The following opinion piece by Dr. David Borrok, vice provost and dean of Missouri S&T’s College of Engineering and Computing, was published in the Springfield News-Leader.
When people think of engineers, their thoughts may turn to the civil engineers who design their local roads and bridges, or the nuclear engineers working at powerplants, or the mechanical engineers who design everything from aircraft engines to riding lawnmowers.
As an educator of engineers and scientists, I would challenge people to have a different idea come to mind when they think about engineers: shaping the future.
National Engineers Week 2023 was recently observed from Feb. 19-25, and the theme was “Creating the Future.” This theme speaks to the underlying reason why we need engineering. Plainly said, engineering is transformative.
In a world where artificial intelligence can pass challenging exams, write poetry and provide answers to many of our questions, we have to ask ourselves what kind of college degrees are needed to put people in a position to shape the future instead of just reacting to it.
Engineering programs in universities across our nation are pushing boundaries in the engineering of artificial intelligence, biomaterials, hypersonic flight and materials, technology, resources for green energy and much more.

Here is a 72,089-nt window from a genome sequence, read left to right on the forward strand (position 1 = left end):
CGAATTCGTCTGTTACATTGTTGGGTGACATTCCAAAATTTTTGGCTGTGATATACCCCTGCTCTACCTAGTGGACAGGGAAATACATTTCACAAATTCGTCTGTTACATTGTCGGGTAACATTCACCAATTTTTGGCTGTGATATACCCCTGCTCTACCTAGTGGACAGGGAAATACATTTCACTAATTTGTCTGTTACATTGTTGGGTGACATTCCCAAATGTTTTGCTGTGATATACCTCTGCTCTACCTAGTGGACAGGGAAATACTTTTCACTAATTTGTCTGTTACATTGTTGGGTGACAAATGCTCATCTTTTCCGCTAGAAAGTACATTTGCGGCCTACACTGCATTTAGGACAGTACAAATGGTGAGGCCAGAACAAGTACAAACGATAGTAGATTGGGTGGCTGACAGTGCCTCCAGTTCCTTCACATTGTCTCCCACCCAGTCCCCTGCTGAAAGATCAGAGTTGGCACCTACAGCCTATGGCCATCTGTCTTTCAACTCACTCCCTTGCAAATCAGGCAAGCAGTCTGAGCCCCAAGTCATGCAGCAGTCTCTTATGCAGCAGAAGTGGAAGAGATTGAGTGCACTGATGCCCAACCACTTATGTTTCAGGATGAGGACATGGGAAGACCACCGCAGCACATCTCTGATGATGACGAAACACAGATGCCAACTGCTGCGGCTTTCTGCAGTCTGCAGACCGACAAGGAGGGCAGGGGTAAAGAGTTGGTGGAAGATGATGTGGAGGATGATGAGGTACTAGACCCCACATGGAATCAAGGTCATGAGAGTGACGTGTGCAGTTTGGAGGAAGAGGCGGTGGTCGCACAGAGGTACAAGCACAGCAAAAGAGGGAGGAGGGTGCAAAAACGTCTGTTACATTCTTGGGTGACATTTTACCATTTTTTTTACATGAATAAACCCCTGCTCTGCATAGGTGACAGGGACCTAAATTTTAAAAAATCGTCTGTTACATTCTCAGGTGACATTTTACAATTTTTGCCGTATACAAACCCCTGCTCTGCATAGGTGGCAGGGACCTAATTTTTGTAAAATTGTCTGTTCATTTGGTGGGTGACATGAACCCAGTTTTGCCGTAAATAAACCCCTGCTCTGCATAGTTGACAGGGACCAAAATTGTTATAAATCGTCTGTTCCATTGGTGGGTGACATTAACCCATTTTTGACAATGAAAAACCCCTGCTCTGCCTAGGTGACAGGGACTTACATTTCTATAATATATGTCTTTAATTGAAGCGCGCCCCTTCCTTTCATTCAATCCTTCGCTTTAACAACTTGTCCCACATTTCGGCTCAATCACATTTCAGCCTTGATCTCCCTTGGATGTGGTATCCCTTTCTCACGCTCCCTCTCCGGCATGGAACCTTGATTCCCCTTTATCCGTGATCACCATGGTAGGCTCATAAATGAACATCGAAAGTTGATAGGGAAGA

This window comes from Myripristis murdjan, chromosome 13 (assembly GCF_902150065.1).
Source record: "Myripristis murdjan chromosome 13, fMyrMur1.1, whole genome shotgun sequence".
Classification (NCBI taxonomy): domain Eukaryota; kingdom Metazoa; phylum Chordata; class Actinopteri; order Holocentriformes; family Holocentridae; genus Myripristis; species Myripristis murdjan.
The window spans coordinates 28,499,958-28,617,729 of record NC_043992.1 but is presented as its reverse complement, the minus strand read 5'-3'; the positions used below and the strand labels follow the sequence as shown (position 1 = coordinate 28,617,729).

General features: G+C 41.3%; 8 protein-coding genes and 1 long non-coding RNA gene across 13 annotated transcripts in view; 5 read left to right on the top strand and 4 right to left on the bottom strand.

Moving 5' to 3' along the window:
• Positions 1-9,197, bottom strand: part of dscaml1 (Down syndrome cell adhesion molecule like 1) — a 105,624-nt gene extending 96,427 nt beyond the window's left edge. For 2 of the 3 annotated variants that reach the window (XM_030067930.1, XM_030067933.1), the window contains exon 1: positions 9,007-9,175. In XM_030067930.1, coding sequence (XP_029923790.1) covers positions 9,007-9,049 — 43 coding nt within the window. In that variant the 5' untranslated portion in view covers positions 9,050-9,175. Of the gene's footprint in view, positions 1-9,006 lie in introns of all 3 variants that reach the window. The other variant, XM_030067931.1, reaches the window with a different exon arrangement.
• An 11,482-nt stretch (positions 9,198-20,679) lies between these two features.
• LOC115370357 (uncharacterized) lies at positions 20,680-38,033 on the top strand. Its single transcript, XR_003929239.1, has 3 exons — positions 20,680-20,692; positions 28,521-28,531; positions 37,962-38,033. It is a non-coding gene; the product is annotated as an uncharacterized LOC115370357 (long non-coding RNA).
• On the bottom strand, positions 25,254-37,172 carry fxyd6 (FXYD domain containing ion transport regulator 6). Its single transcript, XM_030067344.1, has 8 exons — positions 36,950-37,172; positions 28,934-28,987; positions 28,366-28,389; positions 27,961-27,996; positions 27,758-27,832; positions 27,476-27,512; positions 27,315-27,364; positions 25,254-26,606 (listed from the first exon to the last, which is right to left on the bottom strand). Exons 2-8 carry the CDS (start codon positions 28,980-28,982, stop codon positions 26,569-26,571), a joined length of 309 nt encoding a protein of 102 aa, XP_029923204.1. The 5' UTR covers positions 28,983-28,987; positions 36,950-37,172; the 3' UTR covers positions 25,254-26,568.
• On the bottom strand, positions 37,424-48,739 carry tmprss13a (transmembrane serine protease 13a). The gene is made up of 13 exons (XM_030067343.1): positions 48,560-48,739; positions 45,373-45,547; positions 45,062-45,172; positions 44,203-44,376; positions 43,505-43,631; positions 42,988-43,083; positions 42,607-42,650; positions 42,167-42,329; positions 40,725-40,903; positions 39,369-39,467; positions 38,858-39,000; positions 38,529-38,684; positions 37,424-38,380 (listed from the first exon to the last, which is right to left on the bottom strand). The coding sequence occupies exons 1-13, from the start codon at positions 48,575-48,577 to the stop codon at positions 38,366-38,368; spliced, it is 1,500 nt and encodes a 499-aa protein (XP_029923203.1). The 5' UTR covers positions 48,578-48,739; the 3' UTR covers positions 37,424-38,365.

Engineers become successful astronauts, top inventors, CEOs, military leaders, entrepreneurs, educators and researchers. They work to develop everything from the smartphone in your pocket to prosthetic limbs possibly used by your loved ones.
Why are engineers naturally inclined to play such vital roles in the world? The secret is that engineering schools prepare students for the future. Tradition is a beautiful thing, but to turn a phrase, “this is not your grandfather’s engineering degree.”
The principles of critical thinking and problem solving are timeless, but the problems we face and the technologies we need to develop are ever evolving. We do not just prepare students to tackle the problems of today but provide them with the knowledge, vision and confidence to shape the future.
Even though National Engineers Week 2023 just ended, I would encourage people year-round to remember: engineers may not be able to see into the future with a crystal ball, but they are actively doing their part to “create the future” and make it a great place for everyone. Challenge yourself to shape the future and join us.
Well-said, David. The best way to predict the future is to make it happen! 🙂
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